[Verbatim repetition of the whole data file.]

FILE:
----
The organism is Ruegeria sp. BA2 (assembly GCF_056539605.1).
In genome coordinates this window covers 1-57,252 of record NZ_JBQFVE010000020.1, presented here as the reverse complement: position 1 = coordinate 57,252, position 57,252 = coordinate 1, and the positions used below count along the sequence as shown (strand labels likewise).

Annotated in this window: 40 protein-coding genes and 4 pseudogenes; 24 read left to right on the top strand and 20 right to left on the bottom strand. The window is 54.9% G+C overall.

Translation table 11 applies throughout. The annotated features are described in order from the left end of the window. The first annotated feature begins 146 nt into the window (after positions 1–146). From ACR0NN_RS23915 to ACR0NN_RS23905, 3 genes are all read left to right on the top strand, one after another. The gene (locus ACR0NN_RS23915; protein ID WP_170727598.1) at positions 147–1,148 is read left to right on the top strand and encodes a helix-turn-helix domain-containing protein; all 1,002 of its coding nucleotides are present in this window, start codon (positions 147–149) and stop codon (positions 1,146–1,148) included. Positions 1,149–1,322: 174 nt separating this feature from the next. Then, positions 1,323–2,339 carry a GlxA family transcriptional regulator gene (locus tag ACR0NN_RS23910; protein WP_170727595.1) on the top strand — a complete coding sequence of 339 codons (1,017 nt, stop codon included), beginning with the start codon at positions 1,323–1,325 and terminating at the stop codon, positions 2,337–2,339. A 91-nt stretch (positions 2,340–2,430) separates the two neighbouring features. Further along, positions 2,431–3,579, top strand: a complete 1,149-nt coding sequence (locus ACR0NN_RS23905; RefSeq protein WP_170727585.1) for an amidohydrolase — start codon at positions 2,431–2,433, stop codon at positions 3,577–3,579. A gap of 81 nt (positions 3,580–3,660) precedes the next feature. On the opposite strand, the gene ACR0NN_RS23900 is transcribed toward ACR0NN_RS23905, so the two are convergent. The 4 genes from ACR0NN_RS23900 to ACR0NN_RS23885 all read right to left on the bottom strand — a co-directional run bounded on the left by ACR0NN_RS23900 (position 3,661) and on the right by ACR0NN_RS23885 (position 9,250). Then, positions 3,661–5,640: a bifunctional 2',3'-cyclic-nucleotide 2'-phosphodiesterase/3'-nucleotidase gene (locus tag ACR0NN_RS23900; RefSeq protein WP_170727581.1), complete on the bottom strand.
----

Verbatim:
The organism is Ruegeria sp. BA2 (assembly GCF_056539605.1).
In genome coordinates this window covers 1-57,252 of record NZ_JBQFVE010000020.1, presented here as the reverse complement: position 1 = coordinate 57,252, position 57,252 = coordinate 1, and the positions used below count along the sequence as shown (strand labels likewise).

Annotated in this window: 40 protein-coding genes and 4 pseudogenes; 24 read left to right on the top strand and 20 right to left on the bottom strand. The window is 54.9% G+C overall.

Translation table 11 applies throughout. The annotated features are described in order from the left end of the window. The first annotated feature begins 146 nt into the window (after positions 1–146). From ACR0NN_RS23915 to ACR0NN_RS23905, 3 genes are all read left to right on the top strand, one after another. The gene (locus ACR0NN_RS23915; protein ID WP_170727598.1) at positions 147–1,148 is read left to right on the top strand and encodes a helix-turn-helix domain-containing protein; all 1,002 of its coding nucleotides are present in this window, start codon (positions 147–149) and stop codon (positions 1,146–1,148) included. Positions 1,149–1,322: 174 nt separating this feature from the next. Then, positions 1,323–2,339 carry a GlxA family transcriptional regulator gene (locus tag ACR0NN_RS23910; protein WP_170727595.1) on the top strand — a complete coding sequence of 339 codons (1,017 nt, stop codon included), beginning with the start codon at positions 1,323–1,325 and terminating at the stop codon, positions 2,337–2,339. A 91-nt stretch (positions 2,340–2,430) separates the two neighbouring features. Further along, positions 2,431–3,579, top strand: a complete 1,149-nt coding sequence (locus ACR0NN_RS23905; RefSeq protein WP_170727585.1) for an amidohydrolase — start codon at positions 2,431–2,433, stop codon at positions 3,577–3,579. A gap of 81 nt (positions 3,580–3,660) precedes the next feature. On the opposite strand, the gene ACR0NN_RS23900 is transcribed toward ACR0NN_RS23905, so the two are convergent. The 4 genes from ACR0NN_RS23900 to ACR0NN_RS23885 all read right to left on the bottom strand — a co-directional run bounded on the left by ACR0NN_RS23900 (position 3,661) and on the right by ACR0NN_RS23885 (position 9,250). Then, positions 3,661–5,640: a bifunctional 2',3'-cyclic-nucleotide 2'-phosphodiesterase/3'-nucleotidase gene (locus tag ACR0NN_RS23900; RefSeq protein WP_170727581.1), complete on the bottom strand.